In the modern hall of idols art also has its place. People speak with superstitious awe of music, painting, poetry, regarding their creators as some sort of divine intermediaries. Where the artist has self realisation (such as Michelangelo, Gaugain, Mozart, Handel or Picasso) they may indeed be, but not in the clamorous intellectualised, ego-assertive works of today. Traditionally the artist was often no different from the craftsman ‹ not that art was less inspired but craftsmanship more. In some cases he was an ordinary workman who in the evening after his day’s work repaired to the temple or cathedral to serve God in creating forms. In some he remained anonymous. Even when known and honoured, there was not the idolatrous glorification of today. Whereas in fact the spiritual authentication of art has been lost, the claim based upon it has been exaggerated beyond measure. An artist is spoken of as a specially dedicated sort of man, when often enough it is only his own petty concepts fame or success that he is dedicated to; apart from that he is simply a person with one type of ability more highly developed than in most people.
A similar claim is made for the scientist, the historian, the research scholar: an austere, passionate dedication to Truth. But here again there is a false attribution. The ‘Truth’ they seek is in fact seldom worthy of a capital letter, being for the most part merely factual. Spiritual Truth transmutes the nature of its seeker. To discover is to experience it; to know is to be united with it. The relative truth of science and research, on the other hand, leaves a man the same narrow individual he was when he started, with the same faults and limitations. And when scientists are faced with some truth contrary to their presumptions, some display of unexplained powers, for instance, or some religious phenomenon, in few enough is the dedication to truth sufficient to make them admit it. The usual attitude is to look the other way and refrain from seeing it.
While the divinity of Truth is turned to an idolatry of science and learning, e.g. divinity of Union is turned to an idolatry of sex. In film and fiction the union of man and woman is endless represented as the inspiration for effort and the sublime achievement. And from the start, this idolatry goes hand in hand with actual degradation. As in art these extremes survive when the true, based on divine symbolism, has been lost.
There are other idolatries also in the modern world. Social service is one. Help people who come one’s way by all means, but to make a profession of helping them materially while neglecting both oneself and them spiritually is an idolatry. It is only a branch of the greater idolatry of humanism. The human is worthy of adoration, study, service, insofar as it reflects the divine, insofar as ‘in doing it unto one of the least of these ye do it also unto me’. The true bhakta serves men because he sees and serves God in them. Humanism is an attempt to deprive the human shadow of its divine substance and still find it worshipful.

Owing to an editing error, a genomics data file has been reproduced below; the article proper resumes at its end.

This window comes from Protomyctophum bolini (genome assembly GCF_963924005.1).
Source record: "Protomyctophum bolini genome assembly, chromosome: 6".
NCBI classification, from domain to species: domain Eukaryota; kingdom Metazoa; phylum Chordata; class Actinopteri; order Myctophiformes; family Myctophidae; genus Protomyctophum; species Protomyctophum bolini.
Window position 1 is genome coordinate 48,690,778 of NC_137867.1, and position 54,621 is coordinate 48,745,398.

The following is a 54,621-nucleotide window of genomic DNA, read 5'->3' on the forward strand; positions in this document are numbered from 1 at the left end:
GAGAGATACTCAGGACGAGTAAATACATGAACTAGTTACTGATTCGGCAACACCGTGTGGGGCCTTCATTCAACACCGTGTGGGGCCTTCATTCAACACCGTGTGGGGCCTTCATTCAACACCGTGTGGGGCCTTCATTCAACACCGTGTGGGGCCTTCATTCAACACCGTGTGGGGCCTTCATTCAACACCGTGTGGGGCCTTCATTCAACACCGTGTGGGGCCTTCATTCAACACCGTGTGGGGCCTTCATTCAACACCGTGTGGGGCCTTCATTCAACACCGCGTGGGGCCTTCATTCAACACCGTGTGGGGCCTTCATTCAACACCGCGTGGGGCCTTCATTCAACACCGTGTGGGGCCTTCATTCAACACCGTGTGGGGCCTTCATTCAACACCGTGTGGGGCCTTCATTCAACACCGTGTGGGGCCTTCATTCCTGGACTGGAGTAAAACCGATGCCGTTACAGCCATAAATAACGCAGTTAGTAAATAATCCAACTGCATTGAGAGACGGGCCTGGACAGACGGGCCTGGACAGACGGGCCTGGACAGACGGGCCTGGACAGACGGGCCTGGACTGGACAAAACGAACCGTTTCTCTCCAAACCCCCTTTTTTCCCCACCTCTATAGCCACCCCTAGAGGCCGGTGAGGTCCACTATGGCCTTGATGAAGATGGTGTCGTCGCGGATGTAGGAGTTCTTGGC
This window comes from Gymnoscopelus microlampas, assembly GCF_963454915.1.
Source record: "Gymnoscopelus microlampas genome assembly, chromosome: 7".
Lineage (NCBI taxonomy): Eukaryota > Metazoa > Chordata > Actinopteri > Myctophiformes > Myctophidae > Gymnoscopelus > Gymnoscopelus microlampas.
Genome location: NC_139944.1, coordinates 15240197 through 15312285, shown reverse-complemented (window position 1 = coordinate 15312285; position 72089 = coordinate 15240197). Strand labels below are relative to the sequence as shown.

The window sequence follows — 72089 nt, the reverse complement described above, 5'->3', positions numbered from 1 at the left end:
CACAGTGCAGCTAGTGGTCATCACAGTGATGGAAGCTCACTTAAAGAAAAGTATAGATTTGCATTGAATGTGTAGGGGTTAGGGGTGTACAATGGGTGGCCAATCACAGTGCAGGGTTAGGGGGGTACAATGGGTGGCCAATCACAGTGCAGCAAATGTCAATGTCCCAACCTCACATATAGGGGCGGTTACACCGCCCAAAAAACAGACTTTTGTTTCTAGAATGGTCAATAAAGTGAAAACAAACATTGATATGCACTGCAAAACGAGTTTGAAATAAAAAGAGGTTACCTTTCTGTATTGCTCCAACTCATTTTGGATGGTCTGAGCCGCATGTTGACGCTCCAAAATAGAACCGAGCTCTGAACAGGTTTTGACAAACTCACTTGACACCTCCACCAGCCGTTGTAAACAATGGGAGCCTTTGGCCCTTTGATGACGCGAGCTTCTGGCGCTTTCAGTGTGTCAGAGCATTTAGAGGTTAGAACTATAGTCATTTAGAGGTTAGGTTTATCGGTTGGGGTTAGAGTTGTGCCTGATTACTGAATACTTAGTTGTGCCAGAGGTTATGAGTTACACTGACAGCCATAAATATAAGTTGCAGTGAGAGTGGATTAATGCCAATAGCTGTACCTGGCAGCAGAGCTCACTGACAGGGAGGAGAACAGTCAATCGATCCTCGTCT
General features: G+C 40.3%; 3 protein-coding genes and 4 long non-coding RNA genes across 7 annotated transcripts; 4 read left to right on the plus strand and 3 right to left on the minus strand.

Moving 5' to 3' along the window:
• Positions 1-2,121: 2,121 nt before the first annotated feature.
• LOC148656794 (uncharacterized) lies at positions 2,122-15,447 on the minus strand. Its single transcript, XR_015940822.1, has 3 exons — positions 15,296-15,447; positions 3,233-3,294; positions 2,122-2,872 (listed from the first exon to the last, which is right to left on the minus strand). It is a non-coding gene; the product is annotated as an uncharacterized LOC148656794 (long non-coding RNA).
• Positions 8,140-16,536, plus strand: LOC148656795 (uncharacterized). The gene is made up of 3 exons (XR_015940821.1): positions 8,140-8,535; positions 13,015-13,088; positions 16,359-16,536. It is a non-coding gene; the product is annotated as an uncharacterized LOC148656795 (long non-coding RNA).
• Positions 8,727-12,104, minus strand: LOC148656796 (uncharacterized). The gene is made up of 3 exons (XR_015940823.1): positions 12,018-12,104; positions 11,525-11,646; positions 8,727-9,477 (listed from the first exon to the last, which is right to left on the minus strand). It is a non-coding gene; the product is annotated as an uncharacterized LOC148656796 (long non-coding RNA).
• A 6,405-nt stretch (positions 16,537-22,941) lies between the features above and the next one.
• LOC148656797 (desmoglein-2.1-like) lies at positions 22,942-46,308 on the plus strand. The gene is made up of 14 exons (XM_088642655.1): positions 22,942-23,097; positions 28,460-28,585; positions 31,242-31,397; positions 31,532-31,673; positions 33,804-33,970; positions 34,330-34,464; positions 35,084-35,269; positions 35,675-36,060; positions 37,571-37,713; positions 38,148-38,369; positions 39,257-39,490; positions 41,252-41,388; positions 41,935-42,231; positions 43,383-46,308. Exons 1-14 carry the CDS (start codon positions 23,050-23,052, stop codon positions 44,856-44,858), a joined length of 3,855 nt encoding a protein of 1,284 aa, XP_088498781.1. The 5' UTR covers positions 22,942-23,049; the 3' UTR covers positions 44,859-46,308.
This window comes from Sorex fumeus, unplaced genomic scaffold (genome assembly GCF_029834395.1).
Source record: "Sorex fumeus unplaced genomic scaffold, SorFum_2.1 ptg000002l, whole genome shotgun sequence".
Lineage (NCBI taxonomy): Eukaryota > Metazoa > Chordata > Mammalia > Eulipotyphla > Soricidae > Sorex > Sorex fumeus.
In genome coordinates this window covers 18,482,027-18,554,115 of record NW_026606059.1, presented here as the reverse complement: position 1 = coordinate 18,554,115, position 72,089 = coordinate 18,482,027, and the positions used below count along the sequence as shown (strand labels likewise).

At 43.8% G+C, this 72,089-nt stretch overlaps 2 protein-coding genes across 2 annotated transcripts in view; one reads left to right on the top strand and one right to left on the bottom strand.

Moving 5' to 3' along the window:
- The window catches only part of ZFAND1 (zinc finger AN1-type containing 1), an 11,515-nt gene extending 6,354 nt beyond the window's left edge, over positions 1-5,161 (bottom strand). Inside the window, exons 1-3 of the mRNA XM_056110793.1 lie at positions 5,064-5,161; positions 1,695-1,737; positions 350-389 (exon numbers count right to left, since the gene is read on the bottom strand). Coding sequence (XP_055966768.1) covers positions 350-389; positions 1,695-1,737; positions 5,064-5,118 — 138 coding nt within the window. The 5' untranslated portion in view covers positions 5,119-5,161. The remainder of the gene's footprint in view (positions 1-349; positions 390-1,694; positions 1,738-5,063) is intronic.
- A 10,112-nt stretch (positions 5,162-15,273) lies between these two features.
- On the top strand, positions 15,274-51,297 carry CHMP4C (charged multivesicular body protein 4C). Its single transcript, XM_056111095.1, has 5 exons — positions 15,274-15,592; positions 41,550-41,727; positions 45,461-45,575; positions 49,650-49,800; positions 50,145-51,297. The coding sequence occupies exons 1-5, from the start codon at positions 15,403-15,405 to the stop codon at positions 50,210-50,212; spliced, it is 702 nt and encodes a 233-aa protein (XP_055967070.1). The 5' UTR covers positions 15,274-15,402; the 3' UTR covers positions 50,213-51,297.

Guru-disciple tradition see that psychology
is a truncated counterfeit’
But perhaps the most pervading idolatry of the modern world is its worship of itself. Just as the rootless individual of modern times is left with only himself to worship and becomes a natural egoist, so the modern world itself endlessly extols itself knowing nothing more stable or profound. The very word ‘modern’ has become adulation when it should be condemnation. To say that a thing is ‘modern’ is taken to mean that it is excellent, unencumbered, serviceable; in fact it means that it is meaningless, symbolising no higher reality.
Religion is not a department of life; life is a department of religion. If there were a true religious community, civilisation including politics, art, education, marriage, learning, social organisation, would be manifestations of it in the various departments of life. To make any of them independent and self-sufficient is to make it an idolatry. Our modern world is a world of idols, an idolatrous world. No individual can change this. Even the seeker must outwardly conform to it. What each person can do is to reject inwardly the sense of values that it implies and remember that, for himself, there is only the Self to be attained.
Article by Author Osborne